Med BioGene, a Vancouver, BC-based firm developing a test to stratify lung cancer patients, last week said that it has extended its biomarker collaboration with the University Health Network in Toronto.
The deal expands the firm's previous exclusive license and collaboration with UHN, which will provide additional gene expression-based markers for its early-stage non-small-cell lung cancer test.
According to CEO Erinn Broshko, Med BioGene is on track to launch its LungExpress assay in the second half of this year and will likely open a US office to support the test, which will initially be offered in a Clinical Laboratory Improvement Amendment-compliant partner lab.
"Our intentions are to launch this test in the second half of the year under CLIA in the US and then run it in a central reference lab," Broshko told BioArray News this week. "The first move will be in the US, though Canada is on the list, as is obviously the EU and Asia. We are still working through the nuances of the approach for launching the test in different jurisdictions."
Broshko said that Med BioGene is leaning towards a CLIA partnership model, where a CLIA partner lab will perform the "wet lab" work and Med BioGene will control the running of the prognostic algorithm, sales, marketing, and reimbursement. Broshko said that the company is simultaneously scouting locations for a US office, from where the "dry work" of LungExpress will be coordinated.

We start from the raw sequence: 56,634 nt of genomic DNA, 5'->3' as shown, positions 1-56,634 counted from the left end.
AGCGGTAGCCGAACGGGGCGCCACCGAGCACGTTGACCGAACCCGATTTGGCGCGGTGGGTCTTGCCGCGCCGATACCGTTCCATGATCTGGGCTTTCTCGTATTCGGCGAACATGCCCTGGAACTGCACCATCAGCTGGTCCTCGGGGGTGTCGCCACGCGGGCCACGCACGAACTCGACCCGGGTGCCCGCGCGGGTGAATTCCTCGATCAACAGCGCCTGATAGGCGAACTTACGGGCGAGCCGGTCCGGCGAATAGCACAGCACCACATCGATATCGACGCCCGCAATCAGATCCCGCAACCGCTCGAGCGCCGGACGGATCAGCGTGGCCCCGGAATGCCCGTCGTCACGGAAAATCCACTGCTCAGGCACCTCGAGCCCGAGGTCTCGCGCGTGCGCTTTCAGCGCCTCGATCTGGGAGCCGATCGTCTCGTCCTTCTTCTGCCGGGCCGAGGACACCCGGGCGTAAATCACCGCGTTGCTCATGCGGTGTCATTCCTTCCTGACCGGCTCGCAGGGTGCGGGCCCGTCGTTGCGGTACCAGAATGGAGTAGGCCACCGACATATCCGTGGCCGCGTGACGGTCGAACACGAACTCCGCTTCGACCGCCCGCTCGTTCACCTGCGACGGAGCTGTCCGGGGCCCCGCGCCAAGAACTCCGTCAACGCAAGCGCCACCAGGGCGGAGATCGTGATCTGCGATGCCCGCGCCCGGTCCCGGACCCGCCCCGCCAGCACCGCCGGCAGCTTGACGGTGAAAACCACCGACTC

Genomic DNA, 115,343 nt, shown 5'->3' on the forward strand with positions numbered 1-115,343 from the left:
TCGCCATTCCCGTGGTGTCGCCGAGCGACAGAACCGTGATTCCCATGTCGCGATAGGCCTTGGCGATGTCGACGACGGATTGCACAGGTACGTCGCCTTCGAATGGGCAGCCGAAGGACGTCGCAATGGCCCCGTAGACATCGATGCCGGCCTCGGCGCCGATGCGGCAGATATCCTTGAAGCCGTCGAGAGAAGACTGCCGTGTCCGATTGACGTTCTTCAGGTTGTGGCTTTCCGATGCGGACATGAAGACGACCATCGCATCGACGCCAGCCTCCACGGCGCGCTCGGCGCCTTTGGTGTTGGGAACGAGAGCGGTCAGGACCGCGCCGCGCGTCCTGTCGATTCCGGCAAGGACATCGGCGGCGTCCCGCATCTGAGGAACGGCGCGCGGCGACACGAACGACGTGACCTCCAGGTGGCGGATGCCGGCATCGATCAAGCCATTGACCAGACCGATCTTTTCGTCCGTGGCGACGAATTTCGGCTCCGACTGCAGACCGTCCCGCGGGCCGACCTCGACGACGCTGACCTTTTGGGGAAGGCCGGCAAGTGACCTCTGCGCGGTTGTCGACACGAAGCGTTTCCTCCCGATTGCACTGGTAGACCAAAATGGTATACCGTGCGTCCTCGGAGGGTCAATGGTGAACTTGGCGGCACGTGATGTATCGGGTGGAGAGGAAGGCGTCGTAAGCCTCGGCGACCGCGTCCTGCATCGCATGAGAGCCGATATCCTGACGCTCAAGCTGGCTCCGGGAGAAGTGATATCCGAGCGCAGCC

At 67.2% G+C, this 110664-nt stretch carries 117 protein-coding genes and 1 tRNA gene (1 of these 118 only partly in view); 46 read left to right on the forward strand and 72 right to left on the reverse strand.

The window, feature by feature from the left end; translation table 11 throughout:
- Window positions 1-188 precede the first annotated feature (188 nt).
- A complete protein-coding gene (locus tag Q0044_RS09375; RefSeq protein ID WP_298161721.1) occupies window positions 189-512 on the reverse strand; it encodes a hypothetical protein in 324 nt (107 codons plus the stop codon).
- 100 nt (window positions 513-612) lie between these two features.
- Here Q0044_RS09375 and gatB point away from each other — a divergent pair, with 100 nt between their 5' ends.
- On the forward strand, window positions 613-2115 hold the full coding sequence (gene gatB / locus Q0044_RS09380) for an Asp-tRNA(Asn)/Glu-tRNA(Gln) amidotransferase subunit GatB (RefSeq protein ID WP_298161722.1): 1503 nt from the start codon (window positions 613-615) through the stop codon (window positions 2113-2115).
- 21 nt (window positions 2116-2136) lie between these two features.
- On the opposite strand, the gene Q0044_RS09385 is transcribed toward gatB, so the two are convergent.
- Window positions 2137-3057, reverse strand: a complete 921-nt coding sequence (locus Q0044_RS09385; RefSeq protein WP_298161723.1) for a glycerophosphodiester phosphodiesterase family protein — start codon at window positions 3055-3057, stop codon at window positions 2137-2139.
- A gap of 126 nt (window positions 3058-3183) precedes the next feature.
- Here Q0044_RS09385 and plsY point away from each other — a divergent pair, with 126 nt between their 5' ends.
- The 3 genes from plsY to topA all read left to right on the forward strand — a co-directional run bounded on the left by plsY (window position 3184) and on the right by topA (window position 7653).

Eventually, the firm plans to have its own CLIA-certified lab and is "working towards getting that certificate," but it "makes sense for us to do this because it allows us to move more quickly into the US market," Broshko said. A 510(k) submission to the US Food and Drug Administration is also under consideration, though Broshko said that Med BioGene's first priority is to launch the assay via a CLIA lab in the US market.
LungExpress Dx is a 15-gene expression-based prognostic for survival and is predictive of adjuvant chemotherapy benefit for early-stage NSCLC. It is intended to classify patients into high- and low-risk groups based upon the molecular profile of their tumors. The test is expected to be used to improve the selection of patients beyond current clinical parameters, such as stage and histology, for adjuvant chemotherapy, according to the firm.
UHN provided data at the 2008 meeting of the American Society of Clinical Oncology that it claimed shows that by better selecting patients for adjuvant chemotherapy, LungExpress Dx has the potential to increase the five-year survival rate by up to 33 percent while decreasing health care costs significantly.
The main reason for the expected cost savings is a decrease in treatment failure and terminal care costs associated with cancer recurrence, which in the United States can range between $150,000 to $500,000 per patient, the firm claims.
The LungExpress Dx signature was originally developed on Affymetrix's GeneChip platform, but because of the low number of markers and in order to reduce the price of the assay, Med BioGene has opted to transfer the signature to a Taqman RT-PCR assay manufactured by Applied Biosystems, part of Life Technologies.